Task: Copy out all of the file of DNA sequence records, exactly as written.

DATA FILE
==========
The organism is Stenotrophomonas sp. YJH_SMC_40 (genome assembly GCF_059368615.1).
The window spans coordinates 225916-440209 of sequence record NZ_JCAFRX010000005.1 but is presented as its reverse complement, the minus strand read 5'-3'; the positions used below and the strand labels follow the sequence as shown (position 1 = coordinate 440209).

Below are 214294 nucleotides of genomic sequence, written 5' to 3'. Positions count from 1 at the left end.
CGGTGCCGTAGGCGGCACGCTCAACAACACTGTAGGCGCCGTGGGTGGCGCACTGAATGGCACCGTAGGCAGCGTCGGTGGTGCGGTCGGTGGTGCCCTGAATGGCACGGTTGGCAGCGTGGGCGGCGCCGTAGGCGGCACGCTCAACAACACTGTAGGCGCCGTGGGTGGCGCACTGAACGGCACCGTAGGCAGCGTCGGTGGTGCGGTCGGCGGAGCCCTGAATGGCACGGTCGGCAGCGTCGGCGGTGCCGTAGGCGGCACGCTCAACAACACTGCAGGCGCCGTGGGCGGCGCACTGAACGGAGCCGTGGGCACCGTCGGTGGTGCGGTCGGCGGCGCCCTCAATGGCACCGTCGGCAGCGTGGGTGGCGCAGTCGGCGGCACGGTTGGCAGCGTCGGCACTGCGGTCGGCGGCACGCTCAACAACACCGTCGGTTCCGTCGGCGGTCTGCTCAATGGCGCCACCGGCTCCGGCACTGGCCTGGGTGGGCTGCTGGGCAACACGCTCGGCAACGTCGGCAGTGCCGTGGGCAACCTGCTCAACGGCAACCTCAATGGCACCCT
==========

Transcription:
The organism is Stenotrophomonas sp. YJH_SMC_40 (genome assembly GCF_059368615.1).
The window spans coordinates 225916-440209 of sequence record NZ_JCAFRX010000005.1 but is presented as its reverse complement, the minus strand read 5'-3'; the positions used below and the strand labels follow the sequence as shown (position 1 = coordinate 440209).

Below are 214294 nucleotides of genomic sequence, written 5' to 3'. Positions count from 1 at the left end.
CGGTGCCGTAGGCGGCACGCTCAACAACACTGTAGGCGCCGTGGGTGGCGCACTGAATGGCACCGTAGGCAGCGTCGGTGGTGCGGTCGGTGGTGCCCTGAATGGCACGGTTGGCAGCGTGGGCGGCGCCGTAGGCGGCACGCTCAACAACACTGTAGGCGCCGTGGGTGGCGCACTGAACGGCACCGTAGGCAGCGTCGGTGGTGCGGTCGGCGGAGCCCTGAATGGCACGGTCGGCAGCGTCGGCGGTGCCGTAGGCGGCACGCTCAACAACACTGCAGGCGCCGTGGGCGGCGCACTGAACGGAGCCGTGGGCACCGTCGGTGGTGCGGTCGGCGGCGCCCTCAATGGCACCGTCGGCAGCGTGGGTGGCGCAGTCGGCGGCACGGTTGGCAGCGTCGGCACTGCGGTCGGCGGCACGCTCAACAACACCGTCGGTTCCGTCGGCGGTCTGCTCAATGGCGCCACCGGCTCCGGCACTGGCCTGGGTGGGCTGCTGGGCAACACGCTCGGCAACGTCGGCAGTGCCGTGGGCAACCTGCTCAACGGCAACCTCAATGGCACCCT